With Facebook preparing to implement an update to their platform related to iOS 14, many advertisers are wondering what the update means for real estate marketing. To summarize it briefly, this update will affect the treatment of 3rd party data tracking, effectively limiting its use on the Facebook platform. This change comes as no surprise for many in the advertising space, since it coincides with a general rise in user concerns around data privacy that have made 3rd party data use a hot-button topic in recent months, even among some lawmakers. Facebook is just one of multiple platforms that have responded to this trend by distancing themselves from 3rd party data tracking or removing it from their platform entirely.
So how does the iOS 14 update affect digital apartment marketing strategies on Facebook? Here are the details:
Facebook Users Will Have a Chance to Opt In to Data Tracking
Facebook has worked with iOS 14 to develop an opt-in approach to 3rd party data tracking. While the update is already part of the code of iOS 14, at the time of writing this post, the update hasn’t been pushed live yet. Facebook announced that it would push this update live sometime in Q1 2021.
Once the update does go live, Apple users will see a prompt on their phone asking if they want to allow Facebook to track their data after they have left the Facebook app. Unless a user opts in when they receive this prompt, Facebook will not gather 3rd party data about that user from other apps, nor will it share their Facebook data with other apps.
Facebook Will Limit Conversion Tracking
Facebook has also developed a tool called Aggregated Event Measurement, which limits domains to 8 conversion events that can be used for campaign optimization. This means if you want to track conversions based on an action taken outside of Facebook (e.g. filling out a contact form on your property website), you’ll only be able to take data from 8 of those outside-Facebook conversions into account when it comes to understanding audience behavior and optimizing your ads for further conversions.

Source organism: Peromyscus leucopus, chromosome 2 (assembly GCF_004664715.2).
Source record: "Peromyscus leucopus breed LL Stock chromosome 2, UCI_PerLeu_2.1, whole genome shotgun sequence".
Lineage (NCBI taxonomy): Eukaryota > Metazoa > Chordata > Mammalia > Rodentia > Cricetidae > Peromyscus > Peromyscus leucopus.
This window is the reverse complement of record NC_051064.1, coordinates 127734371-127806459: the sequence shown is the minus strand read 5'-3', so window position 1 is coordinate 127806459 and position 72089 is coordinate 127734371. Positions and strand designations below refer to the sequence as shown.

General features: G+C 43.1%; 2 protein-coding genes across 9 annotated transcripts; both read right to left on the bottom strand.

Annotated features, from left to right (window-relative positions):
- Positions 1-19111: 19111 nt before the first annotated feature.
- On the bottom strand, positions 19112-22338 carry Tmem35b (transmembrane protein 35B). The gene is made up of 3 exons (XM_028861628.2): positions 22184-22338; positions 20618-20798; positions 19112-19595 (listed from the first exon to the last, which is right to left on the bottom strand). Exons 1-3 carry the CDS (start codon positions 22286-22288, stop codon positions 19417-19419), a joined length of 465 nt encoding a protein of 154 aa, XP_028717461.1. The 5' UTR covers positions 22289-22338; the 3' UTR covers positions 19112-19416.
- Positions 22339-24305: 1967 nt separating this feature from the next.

This will not impact optimization strategies which optimize and report on fewer than 8 conversion events on domains outside of Facebook, but for those who prefer to optimize based on larger aggregates, this update may impact the information available for an informed optimization strategy, leading to less precise optimizations.
Even if you optimize based on conversion events within the Facebook platform (e.g. ad clicks), it is still best practice to verify your domains in case you ever need to use the Aggregated Event Measurement tool to optimize over multiple conversion events on domains outside of Facebook (like your property website).
How These Changes Will Impact Facebook Apartment Marketing
Luckily, due to previous platform changes directed specifically at housing, finance, and credit ads, many apartment marketing teams are already a step ahead of the game compared to other industries that have been enjoying more advertising flexibility. Still, Facebook ads for apartments could be impacted in certain key ways.
Depending on how your team is optimizing Facebook ads and whether your strategy relies heavily on 3rd party data tracking, these changes could have anywhere from no impact at all to significant impact on your Facebook ad performance. Here are some of the main areas that could be affected.
- Retargeting campaigns that rely on data about a user’s behavior outside of Facebook (e.g. visiting a property website) would not reach users that have chosen to opt out of 3rd party tracking. However, apartment marketers can still retarget users who have interacted with a property’s other ads or posts on Facebook, because this relies solely on 1st party data.
- Conversion tracking will be limited and conversions may go under-reported as a result. This does not necessarily mean that fewer conversions are occurring, but it does mean real estate marketers will have less information for the purposes of campaign optimization.
While these changes will impact some of the flexibility you have with digital ad campaigns, there are ways to avoid a significant dip in performance as a result of these platform changes. We recommend relying on digital advertising strategies that focus on 1st party data (actions taken on the Facebook platform) rather than on 3rd party data (a user’s behavior outside of Facebook) moving forward, especially as these platform changes are unlikely to be the last restriction on 3rd party data tracking we’ll see in upcoming months and years.